Family exposed to Ebola patient is moved while cleanup continues

Dallas News – by Scott Farwell

Despite assurances that the wealth and medical infrastructure of the United States would stop the Ebola virus in its tracks, public health officials still struggled Friday to complete basic cleanup at an apartment where the contagious man lived with four others.

A hazardous materials crew dressed head to toe in yellow rubberized suits, masks and green gloves lumbered into apartment 614 just after noon, as a mother, her child, and two young adults watched anxiously.  

Dallas spokeswoman Sana Syed told reporters the cleanup would take about 40 minutes, and the family would be moved to another home in Dallas County to wait out the 21-day incubation period of the virus.

Nearly six hours later, Syed returned to say that government officials went all day without locating a motel or apartment complex willing to take the family.

“The city and county have been working very hard to put this family in a safe location, and it’s been tough because no one wanted them,” she said. “Fortunately, someone was kind enough to offer a private residence … so they can have their privacy and so they can be away from anyone who has concerns.”

Syed would not provide the four-bedroom home’s location or the donor’s name. She said the home is in Dallas County and is gated.

Syed said the hazmat crew’s work will take longer than expected because Thomas Eric Duncan — who lied to Liberian airport screeners about his contact with an Ebola patient — had slept on all three mattresses in the home. Duncan came to the U.S. because he planned to marry Louise Troh, who lived in the apartment with other family members.

It was unclear whether other family members also slept on those beds, or what the potential risk of such exposure would be.

Syed said none of the four have symptoms. They are being monitored twice a day for fever by officials from Dallas County Health and Human Services.

“The family has been removed from the apartment complex,” Syed said. “That is not because they were a threat; it’s because the city and county was trying to remove the family from this area so residents here would not be fearful.”

City Council member Jennifer Staubach Gates, whose district includes the neighborhood where the apartments are located, said some residents were turned away from work Friday morning because of where they lived.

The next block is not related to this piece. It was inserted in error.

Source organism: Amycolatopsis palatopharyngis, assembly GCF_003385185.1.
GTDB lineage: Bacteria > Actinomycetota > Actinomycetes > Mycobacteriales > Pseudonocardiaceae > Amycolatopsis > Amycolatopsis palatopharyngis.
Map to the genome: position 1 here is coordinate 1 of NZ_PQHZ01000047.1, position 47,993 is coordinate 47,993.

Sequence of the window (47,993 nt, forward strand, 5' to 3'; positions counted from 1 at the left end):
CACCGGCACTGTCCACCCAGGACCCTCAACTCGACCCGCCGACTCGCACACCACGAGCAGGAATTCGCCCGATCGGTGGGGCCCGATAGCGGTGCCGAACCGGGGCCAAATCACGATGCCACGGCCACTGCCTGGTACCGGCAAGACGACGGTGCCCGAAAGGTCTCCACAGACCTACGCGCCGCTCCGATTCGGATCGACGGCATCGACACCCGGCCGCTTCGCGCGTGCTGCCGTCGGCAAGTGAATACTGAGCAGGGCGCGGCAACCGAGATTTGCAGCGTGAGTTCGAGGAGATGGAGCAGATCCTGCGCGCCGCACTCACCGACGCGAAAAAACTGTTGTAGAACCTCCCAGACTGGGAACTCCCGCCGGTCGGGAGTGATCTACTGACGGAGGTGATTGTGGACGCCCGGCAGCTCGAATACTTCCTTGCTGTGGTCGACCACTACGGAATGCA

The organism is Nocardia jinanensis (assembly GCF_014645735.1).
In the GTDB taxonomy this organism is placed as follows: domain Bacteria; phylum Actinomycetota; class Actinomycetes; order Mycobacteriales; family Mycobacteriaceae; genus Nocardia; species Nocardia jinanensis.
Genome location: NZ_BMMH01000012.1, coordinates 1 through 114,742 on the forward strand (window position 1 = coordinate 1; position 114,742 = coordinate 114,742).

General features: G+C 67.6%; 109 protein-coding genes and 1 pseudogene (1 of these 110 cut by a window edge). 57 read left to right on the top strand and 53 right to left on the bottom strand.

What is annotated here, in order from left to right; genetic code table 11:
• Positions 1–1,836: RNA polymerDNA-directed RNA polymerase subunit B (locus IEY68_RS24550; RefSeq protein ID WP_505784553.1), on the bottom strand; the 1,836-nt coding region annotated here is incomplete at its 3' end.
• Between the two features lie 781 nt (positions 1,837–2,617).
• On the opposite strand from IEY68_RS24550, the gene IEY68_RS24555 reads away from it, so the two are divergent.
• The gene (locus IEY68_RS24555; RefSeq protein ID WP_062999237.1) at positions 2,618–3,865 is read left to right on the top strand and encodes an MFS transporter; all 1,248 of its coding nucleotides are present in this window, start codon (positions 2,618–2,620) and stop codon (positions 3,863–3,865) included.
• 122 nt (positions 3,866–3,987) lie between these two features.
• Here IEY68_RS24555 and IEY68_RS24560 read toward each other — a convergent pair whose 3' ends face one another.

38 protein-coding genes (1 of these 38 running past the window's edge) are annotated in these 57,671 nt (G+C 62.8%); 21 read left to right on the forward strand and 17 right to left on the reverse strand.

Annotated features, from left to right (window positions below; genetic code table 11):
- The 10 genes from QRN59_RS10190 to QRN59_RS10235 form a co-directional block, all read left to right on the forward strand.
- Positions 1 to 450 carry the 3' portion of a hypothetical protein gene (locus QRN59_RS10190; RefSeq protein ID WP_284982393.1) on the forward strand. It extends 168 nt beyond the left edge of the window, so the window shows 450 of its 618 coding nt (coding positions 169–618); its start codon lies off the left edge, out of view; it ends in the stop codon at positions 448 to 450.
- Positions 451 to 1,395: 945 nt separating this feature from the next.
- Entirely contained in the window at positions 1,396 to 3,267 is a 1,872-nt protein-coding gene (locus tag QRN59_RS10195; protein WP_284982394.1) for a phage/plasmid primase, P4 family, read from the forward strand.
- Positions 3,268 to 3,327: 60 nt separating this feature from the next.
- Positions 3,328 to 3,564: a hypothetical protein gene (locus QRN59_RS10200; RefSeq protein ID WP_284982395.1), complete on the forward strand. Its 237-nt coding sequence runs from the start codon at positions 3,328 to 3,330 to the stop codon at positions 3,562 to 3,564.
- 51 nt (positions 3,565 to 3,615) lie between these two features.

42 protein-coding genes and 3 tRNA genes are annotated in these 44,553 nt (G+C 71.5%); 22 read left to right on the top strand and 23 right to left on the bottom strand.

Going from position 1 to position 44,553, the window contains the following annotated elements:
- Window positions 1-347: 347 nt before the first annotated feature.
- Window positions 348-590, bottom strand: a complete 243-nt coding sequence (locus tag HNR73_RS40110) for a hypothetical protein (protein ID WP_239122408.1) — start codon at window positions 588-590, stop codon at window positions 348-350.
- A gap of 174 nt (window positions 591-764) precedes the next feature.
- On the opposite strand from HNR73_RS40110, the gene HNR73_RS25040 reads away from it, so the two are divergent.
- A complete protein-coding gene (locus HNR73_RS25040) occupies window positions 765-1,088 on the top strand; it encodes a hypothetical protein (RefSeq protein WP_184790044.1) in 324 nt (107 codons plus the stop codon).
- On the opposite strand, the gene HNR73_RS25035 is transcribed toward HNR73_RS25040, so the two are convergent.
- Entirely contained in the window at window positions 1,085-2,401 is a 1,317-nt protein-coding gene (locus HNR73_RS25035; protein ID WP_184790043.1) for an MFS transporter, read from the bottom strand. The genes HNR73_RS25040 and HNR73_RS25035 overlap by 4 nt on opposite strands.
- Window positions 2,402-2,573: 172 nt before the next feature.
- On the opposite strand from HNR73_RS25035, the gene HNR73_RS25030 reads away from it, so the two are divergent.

Officials handed out pamphlets with information about the cleanup and had to translate the information into seven languages. The apartment complex is a common landing spot for immigrants coming from other countries.

Owners of The Ivy Apartments paid a $24,000 fine last year for a long list of health and safety hazards, including weak walls and missing smoke detectors. A construction crew replaced joists supporting one of the apartment’s porches while reporters watched Friday.

Dallas Mayor Mike Rawlings said the family needed to be moved, in part, because of the living conditions. Rawlings and Dallas County Judge Clay Jenkins drove with the family to their new home, provided by a “faith friend” of both men.

“Where they were living is a terrible place,” Rawlings said at an evening news conference. “We are more decent than that.”

Gates said she was on the phone with family members before the hazardous materials team entered the home and throughout the day to allay their fears.

“They were nervous,” she said. “We assured them we were going to give them all the privacy they deserve and we are going to give them a safe environment.”

Family members left behind nearly all their belongings. Food, clothing and other necessities will be provided by the county while they are sequestered.

Jenkins said Rawlings asked a boy on the drive over if he needed anything. The boy replied that he wished he had a basketball.

“So we’re going to see if we can take care of that shortly,” Jenkins said.

Officials said the state is paying for the cost of the cleanup — $65,000.

Troh’s daughter Youngor Jallah and her family, who also live in the apartment complex, have also been ordered by county officials to remain behind closed doors until the danger has passed.

Jallah told The Washington Post Thursday she suspected Duncan had Ebola after Texas Health Presbyterian missed warning signs and sent him home last week.

She made Duncan return to the hospital despite his protests on Sunday, she said, and warned paramedics to protect themselves around him.

Jallah even tried to disinfect the apartment where Duncan stayed, she told The Post, long before a hazmat team arrived to finish the job.

After flying into Dallas last week, Duncan stayed with Troh, Jallah’s mother, and her family in a small apartment. The mother said he never mentioned sharing a taxi with an Ebola victim in Liberia a few weeks earlier — not even after he fell ill.

When Jallah saw Duncan on Sunday morning, he was shivering in bed with two shirts on. A nursing assistant who worked night shifts, she took his temperature and found he had a fever of 102 degrees.

“When I see his eye, it is all red, and I think maybe this time it is Ebola virus,” Jallah told the newspaper.

But Duncan didn’t want to go back to the hospital. He had been to Presbyterian a few days earlier and sent home with antibiotics, even though staff knew he’d come from an Ebola-ravaged country. Jallah called 911 anyway and wouldn’t let the paramedics into the apartment until they put on gloves and facemasks.

Emergency room staff at Presbyterian didn’t make the same mistake twice. They immediately moved Duncan to an isolation ward.

Jallah returned home and sprayed the apartment down with disinfectant.

After all her efforts, Jallah now has her own worries. She said her children stayed in the apartment with Duncan.

Staff writers Avi Selk and Tristan Hallman contributed to this report.

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